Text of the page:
Mayflowers Bring Genocide

There are some people with Italian heritage who take offense to any nay-saying about their beloved Columbus, however there is valid skepticism of whether he was even Italian, including the fact that Italy wasn’t a country until about 350 years after his death.

On the other hand, there are also some people with Italian heritage who believe the historical facts which prove Columbus’ extreme brutality and thus don’t wish to glorify such a person.

Members of the group Progressive Italians to Transform the Columbus Holiday state:

We absolutely condemn the celebration of Columbus as an Italian cultural icon. Columbus’ exploitation, enslavement, and mass murder in the Caribbean far outweigh any of his nautical achievements.

The celebration of Columbus in the United States is based upon an outdated notion of “discovery” that completely ignores the history of brutal colonization endured by native people as well as archaeological evidence that people had lived in this hemisphere for many centuries prior to his arrival. It is particularly important that people of Italian descent are not portrayed as perpetuating racism and oppression.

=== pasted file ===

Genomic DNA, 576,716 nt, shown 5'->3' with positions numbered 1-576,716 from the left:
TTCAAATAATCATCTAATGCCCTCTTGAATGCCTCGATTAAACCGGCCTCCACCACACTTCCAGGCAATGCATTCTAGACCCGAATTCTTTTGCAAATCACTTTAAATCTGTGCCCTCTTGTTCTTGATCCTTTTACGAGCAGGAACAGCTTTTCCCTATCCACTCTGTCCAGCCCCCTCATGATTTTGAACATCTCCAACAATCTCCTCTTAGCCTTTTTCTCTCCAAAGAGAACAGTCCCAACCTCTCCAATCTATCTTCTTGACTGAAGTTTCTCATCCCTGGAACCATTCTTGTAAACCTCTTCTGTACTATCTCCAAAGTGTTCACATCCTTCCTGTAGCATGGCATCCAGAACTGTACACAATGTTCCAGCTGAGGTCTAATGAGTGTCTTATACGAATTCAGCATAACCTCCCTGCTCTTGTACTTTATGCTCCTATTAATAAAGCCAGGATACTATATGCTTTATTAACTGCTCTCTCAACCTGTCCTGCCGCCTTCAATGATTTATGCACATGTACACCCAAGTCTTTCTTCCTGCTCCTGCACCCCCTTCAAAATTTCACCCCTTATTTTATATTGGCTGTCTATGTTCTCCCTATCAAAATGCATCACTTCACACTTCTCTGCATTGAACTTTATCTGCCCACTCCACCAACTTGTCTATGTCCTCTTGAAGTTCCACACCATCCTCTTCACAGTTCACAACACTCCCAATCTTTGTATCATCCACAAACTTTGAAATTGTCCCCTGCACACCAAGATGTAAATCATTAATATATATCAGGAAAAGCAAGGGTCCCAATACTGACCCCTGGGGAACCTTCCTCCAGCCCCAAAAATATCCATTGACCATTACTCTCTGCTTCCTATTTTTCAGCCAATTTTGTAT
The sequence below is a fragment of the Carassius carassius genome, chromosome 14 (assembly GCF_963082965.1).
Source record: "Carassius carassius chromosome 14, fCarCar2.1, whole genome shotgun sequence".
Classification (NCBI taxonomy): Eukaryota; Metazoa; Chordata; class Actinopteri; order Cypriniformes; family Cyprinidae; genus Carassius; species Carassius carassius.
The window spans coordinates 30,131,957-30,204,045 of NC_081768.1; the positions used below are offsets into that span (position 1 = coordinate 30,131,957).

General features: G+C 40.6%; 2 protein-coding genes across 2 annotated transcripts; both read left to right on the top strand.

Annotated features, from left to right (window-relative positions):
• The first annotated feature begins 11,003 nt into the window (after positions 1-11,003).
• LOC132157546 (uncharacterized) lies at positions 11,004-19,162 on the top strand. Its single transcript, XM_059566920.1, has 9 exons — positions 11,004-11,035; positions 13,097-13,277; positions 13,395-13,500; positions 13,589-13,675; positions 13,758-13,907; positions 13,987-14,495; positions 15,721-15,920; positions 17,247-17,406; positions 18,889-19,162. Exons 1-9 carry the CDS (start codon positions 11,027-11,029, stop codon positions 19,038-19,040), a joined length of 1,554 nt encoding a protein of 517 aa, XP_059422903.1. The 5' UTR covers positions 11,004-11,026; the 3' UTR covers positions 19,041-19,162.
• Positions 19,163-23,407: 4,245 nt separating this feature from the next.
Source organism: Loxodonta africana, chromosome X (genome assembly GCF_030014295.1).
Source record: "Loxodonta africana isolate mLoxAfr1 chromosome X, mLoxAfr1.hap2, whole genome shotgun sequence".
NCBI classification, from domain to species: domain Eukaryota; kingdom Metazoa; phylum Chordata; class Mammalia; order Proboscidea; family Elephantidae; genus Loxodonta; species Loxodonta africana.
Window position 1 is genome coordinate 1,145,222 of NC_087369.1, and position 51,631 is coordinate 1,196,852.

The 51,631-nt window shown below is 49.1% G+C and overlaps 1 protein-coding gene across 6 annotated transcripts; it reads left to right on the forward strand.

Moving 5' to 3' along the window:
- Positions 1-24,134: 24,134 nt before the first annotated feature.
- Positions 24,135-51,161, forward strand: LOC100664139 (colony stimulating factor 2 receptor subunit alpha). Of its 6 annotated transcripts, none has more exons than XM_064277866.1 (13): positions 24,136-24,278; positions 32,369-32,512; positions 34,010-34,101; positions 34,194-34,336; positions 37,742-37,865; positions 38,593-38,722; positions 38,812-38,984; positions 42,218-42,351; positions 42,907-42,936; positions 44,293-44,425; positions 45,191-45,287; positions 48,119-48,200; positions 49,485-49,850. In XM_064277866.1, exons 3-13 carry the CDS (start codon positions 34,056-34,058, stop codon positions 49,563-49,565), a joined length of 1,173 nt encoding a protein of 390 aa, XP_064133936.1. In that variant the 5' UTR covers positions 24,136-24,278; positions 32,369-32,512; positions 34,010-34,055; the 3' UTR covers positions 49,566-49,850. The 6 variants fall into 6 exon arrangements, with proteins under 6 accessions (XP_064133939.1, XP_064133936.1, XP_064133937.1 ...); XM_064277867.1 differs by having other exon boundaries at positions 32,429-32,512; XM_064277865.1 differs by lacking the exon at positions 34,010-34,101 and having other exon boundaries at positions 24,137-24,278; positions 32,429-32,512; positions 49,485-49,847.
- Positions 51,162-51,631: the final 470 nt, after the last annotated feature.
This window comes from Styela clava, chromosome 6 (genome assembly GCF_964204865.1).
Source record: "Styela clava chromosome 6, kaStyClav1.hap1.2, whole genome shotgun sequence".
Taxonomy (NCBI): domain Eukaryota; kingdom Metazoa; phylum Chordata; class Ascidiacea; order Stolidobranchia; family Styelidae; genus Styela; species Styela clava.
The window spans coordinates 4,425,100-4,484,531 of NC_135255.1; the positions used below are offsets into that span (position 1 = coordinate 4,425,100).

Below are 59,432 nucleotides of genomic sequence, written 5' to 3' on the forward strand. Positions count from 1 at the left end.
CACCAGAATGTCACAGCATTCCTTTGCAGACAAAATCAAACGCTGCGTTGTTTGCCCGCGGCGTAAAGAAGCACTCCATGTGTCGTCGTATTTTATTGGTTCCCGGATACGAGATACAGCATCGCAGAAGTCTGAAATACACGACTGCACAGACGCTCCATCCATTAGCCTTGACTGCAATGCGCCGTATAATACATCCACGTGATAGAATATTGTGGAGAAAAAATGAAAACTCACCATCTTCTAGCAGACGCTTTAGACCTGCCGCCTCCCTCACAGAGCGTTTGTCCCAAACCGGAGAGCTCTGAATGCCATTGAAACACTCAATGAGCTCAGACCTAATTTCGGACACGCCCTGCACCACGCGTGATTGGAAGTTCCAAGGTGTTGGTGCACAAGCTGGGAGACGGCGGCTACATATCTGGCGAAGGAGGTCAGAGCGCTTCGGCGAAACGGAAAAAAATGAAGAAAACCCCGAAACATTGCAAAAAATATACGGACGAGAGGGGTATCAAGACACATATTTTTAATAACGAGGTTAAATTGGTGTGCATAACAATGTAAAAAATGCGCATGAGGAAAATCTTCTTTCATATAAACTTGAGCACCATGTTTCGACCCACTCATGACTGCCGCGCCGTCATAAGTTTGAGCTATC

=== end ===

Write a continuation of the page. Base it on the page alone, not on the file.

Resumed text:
Glenn Morris, long-time Indigenous activist and leader at Four Winds American Indian Council, spoke at the rally:

In 1907 they hated Italians in this state. They were lynching Italians in this state. They killed more Italians than any other ethnic group at the Ludlow Massacre in this state. So don’t let them kid you that this holiday has anything to do with honoring Italians. It has to do with celebrating conquest and the destruction of Native people in our own home land.

What makes the passage of Indigenous Peoples’ Day in Denver more momentous is the history of Columbus Day in this country. Before becoming a federal holiday in 1937, Columbus Day was first celebrated in the state of Colorado in 1907.

Unfortunately, the holiday is still celebrated on a state level in Colorado, though it’s existence was fought in court this past spring and will continue to be challenged until it is eradicated.

Masked four directions march

On April 25th, 2016, the House State, Veterans and Military Committee voted 7-2 against the bill to abolish Columbus Day in Colorado. The bill was sponsored by Democratic Representative Joe Salazar.

In the photograph above, demonstrators at the rally are wearing white masks marked with “Colonizer” while name tags hang from their necks to represent each of the 7 representatives who voted against the bill.

In recent years, the Columbus Day Parade in Denver has been barely noticeable, but in 2000, Denver’s Columbus Day Parade was highly visible with 147 protesters arrested for blocking the large parade route including about 75 women who sat in the street.

This year’s parade included a small line of cars and two trucks towing replicas of Columbus’s ships with few onlookers, which fell far from the voluminous and vibrant Four Directions March celebrating Indigenous people and their continued resistance and fight for existence.

Watch our Livestream of the Four Directions All Nations March below: